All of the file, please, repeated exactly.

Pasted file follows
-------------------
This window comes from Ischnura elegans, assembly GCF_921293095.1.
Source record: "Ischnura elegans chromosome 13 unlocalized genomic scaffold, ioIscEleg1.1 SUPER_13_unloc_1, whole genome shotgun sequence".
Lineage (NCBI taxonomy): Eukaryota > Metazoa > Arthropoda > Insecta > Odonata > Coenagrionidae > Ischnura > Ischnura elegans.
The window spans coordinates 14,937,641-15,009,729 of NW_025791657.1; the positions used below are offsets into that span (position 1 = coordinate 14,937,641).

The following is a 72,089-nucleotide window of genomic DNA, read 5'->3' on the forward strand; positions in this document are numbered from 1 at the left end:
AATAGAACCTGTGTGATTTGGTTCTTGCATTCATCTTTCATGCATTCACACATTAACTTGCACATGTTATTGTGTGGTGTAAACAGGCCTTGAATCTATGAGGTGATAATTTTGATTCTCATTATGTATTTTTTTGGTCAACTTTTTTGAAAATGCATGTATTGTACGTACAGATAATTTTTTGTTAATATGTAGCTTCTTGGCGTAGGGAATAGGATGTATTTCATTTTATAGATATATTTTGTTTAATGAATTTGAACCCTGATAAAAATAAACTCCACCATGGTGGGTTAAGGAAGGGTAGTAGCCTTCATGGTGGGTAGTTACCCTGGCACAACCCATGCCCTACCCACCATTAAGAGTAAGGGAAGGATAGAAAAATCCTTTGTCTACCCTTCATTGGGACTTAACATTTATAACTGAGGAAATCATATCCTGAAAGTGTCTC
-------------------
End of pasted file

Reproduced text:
This window comes from Ischnura elegans, assembly GCF_921293095.1.
Source record: "Ischnura elegans chromosome 13 unlocalized genomic scaffold, ioIscEleg1.1 SUPER_13_unloc_1, whole genome shotgun sequence".
Lineage (NCBI taxonomy): Eukaryota > Metazoa > Arthropoda > Insecta > Odonata > Coenagrionidae > Ischnura > Ischnura elegans.
The window spans coordinates 14,937,641-15,009,729 of NW_025791657.1; the positions used below are offsets into that span (position 1 = coordinate 14,937,641).

The following is a 72,089-nucleotide window of genomic DNA, read 5'->3' on the forward strand; positions in this document are numbered from 1 at the left end:
AATAGAACCTGTGTGATTTGGTTCTTGCATTCATCTTTCATGCATTCACACATTAACTTGCACATGTTATTGTGTGGTGTAAACAGGCCTTGAATCTATGAGGTGATAATTTTGATTCTCATTATGTATTTTTTTGGTCAACTTTTTTGAAAATGCATGTATTGTACGTACAGATAATTTTTTGTTAATATGTAGCTTCTTGGCGTAGGGAATAGGATGTATTTCATTTTATAGATATATTTTGTTTAATGAATTTGAACCCTGATAAAAATAAACTCCACCATGGTGGGTTAAGGAAGGGTAGTAGCCTTCATGGTGGGTAGTTACCCTGGCACAACCCATGCCCTACCCACCATTAAGAGTAAGGGAAGGATAGAAAAATCCTTTGTCTACCCTTCATTGGGACTTAACATTTATAACTGAGGAAATCATATCCTGAAAGTGTCTC